The fiscal 1Q earning results are in, and Apple, apparently, has only a few things to be confident or excited about. Revenue has increased from $46.33 billion USD during the same quarter of last year to a record 54.5 billion USD this year, which is about close to what the analysts from Wall Street had been expecting. Net quarter profit, likewise, showed positive—albeit slightly non-existent— growth, climbing from $13.06 billion USD last year to approximately $13.10 billion USD this year.
Among the notable highlights revealed this time are the market performances of the iPhone and iPad; Apple announced it had sold 47.8 million iPhone units, which is a significant increase from the 37 million units sold during the same period of last year. The sales of the iPad, similarly, improved from 15.4 million units a year ago to an impressive 22.9 million units this year. On the slightly less glamorous end, the iMacs’ first fiscal quarter sales ended at 4.1 million units, which is a tad lower than last year’s 5.2 million figure. As has been expected earlier, the iPod’s retail sales show equally disappointing results, declining from 15.4 million units last year to approximately 12.7 million units this year.
Beneath the façade of some of the “thrilling” numbers mentioned above, there are a few looming concerns that are worth thinking about. The iPhone sales, while impressive, are below the expectations of various analysts, some of whom expected the figures to be in the 50 million range. The arguably unpromising retail reception of the iPhone 5, along with what Apple CEO Tim Cook referred to as “constant [supply] constraints” –for both the iPhone 4 and 5— are among the likely culprits contributing to the not-as-expected iPhone momentum. Curiously, Apple happened to also be very low key about the number of iPad minis sold. Some have taken this to suggest that the Cupertino company’s 9.7-inch tablets may not be doing as well as its 7.9-inch miniature counterpart.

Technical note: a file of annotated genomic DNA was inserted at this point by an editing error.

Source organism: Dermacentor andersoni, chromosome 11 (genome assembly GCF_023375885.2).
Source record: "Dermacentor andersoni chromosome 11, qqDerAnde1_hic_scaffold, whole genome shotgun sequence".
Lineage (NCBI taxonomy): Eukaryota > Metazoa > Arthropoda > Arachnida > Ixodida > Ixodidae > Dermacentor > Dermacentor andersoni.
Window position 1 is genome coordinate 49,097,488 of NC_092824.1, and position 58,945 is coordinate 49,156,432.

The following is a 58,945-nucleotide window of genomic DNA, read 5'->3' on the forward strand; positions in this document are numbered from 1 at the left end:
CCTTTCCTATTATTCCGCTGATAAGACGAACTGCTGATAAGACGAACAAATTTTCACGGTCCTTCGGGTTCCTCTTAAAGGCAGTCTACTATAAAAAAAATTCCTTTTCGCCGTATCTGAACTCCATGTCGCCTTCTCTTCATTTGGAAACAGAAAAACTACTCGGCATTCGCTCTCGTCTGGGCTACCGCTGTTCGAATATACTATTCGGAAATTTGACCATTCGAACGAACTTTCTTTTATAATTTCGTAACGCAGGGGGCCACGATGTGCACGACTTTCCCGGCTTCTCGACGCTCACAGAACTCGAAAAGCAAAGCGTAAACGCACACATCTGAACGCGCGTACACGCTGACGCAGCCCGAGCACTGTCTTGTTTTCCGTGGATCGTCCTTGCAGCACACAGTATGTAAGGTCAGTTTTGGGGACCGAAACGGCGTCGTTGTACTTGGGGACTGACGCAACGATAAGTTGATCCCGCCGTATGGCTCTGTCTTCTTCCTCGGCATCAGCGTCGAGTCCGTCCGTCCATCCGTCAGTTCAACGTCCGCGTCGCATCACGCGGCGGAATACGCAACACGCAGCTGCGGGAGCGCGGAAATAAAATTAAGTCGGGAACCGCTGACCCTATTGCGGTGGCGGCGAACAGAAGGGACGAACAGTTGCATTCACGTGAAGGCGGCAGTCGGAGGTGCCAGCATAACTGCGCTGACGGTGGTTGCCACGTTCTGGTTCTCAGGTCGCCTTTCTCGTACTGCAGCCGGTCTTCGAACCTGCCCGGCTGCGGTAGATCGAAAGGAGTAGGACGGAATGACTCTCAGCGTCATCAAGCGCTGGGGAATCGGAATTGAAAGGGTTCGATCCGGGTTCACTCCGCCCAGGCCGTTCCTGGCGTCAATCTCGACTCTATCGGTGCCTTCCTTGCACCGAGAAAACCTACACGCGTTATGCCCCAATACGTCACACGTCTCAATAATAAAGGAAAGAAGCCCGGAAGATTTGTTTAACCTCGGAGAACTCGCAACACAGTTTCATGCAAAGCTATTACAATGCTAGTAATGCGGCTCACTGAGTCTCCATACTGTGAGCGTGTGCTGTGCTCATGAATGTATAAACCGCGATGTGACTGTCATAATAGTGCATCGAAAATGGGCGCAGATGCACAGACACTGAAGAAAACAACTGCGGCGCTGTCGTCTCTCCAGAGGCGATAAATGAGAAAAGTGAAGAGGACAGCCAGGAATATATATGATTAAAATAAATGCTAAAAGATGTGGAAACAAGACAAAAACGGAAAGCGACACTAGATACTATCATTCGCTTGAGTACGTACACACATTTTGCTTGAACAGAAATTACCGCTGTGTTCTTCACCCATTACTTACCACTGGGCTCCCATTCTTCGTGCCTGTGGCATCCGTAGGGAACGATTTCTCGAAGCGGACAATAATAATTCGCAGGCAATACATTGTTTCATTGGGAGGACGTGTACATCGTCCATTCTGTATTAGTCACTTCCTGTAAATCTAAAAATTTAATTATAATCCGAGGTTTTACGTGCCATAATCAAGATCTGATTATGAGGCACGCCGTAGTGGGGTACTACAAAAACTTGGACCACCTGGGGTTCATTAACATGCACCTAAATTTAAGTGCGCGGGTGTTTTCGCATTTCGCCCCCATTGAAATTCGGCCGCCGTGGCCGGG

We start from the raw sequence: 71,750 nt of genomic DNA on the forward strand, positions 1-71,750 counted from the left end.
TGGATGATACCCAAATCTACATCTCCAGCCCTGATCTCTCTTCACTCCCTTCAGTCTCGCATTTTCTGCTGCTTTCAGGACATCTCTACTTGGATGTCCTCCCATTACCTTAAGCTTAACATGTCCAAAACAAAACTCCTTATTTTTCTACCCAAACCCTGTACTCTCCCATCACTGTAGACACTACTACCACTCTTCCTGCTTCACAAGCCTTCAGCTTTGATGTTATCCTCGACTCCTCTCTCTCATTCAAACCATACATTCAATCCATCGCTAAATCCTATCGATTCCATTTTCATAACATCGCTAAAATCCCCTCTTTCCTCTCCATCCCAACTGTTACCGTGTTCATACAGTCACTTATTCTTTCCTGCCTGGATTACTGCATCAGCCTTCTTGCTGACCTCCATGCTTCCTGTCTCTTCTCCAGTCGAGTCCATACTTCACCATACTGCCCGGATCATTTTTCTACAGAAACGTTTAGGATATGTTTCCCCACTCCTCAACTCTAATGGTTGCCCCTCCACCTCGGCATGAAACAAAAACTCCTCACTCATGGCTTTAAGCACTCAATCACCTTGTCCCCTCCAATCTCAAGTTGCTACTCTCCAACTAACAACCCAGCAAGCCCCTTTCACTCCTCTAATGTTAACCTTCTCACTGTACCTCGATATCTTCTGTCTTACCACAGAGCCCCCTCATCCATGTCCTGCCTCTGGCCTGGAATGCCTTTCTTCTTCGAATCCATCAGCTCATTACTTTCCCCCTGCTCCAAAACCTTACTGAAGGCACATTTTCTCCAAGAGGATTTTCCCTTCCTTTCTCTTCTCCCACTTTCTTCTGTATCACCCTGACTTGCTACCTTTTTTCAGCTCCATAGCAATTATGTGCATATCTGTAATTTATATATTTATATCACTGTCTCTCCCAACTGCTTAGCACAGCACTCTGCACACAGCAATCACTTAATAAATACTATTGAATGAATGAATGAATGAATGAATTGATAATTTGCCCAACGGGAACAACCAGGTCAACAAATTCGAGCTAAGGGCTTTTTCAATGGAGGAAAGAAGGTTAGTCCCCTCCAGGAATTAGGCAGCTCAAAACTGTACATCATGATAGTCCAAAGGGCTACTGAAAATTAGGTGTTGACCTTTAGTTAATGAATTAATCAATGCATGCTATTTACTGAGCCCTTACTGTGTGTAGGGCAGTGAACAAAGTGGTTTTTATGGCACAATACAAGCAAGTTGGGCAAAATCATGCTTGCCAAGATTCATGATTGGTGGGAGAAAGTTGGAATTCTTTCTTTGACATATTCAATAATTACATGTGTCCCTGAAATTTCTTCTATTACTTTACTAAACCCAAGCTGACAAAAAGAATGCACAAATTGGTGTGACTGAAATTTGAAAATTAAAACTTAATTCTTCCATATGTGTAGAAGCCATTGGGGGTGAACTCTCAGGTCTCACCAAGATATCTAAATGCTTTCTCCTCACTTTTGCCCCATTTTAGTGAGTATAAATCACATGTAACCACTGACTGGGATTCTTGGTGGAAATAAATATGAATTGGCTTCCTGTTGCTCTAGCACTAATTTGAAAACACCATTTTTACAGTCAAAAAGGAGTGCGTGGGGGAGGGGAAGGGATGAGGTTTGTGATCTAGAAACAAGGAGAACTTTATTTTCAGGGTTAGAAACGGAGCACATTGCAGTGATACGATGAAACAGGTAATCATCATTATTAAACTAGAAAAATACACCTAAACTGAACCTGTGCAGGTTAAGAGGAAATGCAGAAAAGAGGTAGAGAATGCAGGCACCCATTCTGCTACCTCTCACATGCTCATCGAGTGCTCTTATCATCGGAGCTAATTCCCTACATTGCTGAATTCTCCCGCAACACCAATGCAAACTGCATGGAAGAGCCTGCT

If there were a number that will perhaps haunt Apple and its investors, it would be the lackluster gross margins: the figure is revealed to be 38.6%, noticeably lower than the 44.7% figure from Q1 of the previous year.
Extra details to Ponder on
To add to all the above numbers and percentage figures, below are a number of noteworthy facts that have been revealed by Cook throughout the conference call:
- On Rumors and Stock Prices: Cook took notable steps to warn against taking rumors seriously, particularly those that give a negative impression of how the company is doing. Investor confidence, as can be seen in Apple’s stock plunge following the news concerning the company’s 50% component part reduction, is easily swayed by uncertainty and questionable speculation. While Cook did not address any particular rumor, he mentioned that Apple’s supply chain is highly complex and suggested that one “data point” is insufficient to capture Apple’s performance. From the 10% stock price plunge observed after the earnings report, though, it appears investors aren’t really buying into that explanation.
- Great Plans for China and other emerging markets: One of the significant numbers revealed during the earnings report was the fact that international growth accounted for 61% of the quarter’s revenue. A majority of these, no doubt, were because of the increased marketing efforts in China. It will be interesting to see whether China Mobile, the country’s largest mobile carrier, will finally decide to carry iPhones in 2013.